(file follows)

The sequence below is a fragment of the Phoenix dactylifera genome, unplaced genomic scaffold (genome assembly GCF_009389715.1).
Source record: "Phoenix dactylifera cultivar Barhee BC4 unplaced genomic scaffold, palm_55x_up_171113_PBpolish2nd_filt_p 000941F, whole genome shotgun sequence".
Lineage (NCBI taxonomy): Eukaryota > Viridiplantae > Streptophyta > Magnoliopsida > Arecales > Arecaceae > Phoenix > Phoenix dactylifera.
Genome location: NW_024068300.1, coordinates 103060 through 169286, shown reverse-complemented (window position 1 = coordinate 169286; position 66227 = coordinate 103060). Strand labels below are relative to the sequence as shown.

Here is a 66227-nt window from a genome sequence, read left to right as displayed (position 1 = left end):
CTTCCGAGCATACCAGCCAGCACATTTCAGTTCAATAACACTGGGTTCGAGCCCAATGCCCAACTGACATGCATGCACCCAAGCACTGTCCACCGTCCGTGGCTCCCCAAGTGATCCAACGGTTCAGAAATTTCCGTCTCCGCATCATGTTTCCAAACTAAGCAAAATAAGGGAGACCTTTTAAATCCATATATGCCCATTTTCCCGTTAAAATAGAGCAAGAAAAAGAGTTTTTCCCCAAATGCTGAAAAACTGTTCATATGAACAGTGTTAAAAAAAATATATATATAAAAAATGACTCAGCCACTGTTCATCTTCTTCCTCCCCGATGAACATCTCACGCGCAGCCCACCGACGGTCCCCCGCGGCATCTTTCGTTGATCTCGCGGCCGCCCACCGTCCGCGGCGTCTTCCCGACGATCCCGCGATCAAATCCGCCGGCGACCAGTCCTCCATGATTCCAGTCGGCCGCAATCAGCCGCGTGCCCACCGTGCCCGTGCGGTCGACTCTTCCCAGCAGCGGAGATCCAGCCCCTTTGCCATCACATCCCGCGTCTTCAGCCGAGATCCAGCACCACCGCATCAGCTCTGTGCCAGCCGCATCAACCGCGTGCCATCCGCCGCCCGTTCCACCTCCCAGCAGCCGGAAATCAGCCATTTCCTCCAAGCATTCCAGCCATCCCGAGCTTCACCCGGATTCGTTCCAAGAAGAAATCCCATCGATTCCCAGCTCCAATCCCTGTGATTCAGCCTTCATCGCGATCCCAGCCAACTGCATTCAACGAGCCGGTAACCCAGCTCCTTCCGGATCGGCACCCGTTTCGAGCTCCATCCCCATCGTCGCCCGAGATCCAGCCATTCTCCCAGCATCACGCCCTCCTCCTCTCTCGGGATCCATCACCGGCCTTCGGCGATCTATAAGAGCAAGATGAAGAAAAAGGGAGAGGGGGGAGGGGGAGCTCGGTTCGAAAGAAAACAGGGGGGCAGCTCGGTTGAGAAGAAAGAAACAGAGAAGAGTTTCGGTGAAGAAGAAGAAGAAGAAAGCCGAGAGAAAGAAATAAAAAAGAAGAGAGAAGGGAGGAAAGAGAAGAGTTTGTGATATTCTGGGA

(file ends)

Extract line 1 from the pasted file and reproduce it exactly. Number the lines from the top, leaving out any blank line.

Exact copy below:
The sequence below is a fragment of the Phoenix dactylifera genome, unplaced genomic scaffold (genome assembly GCF_009389715.1).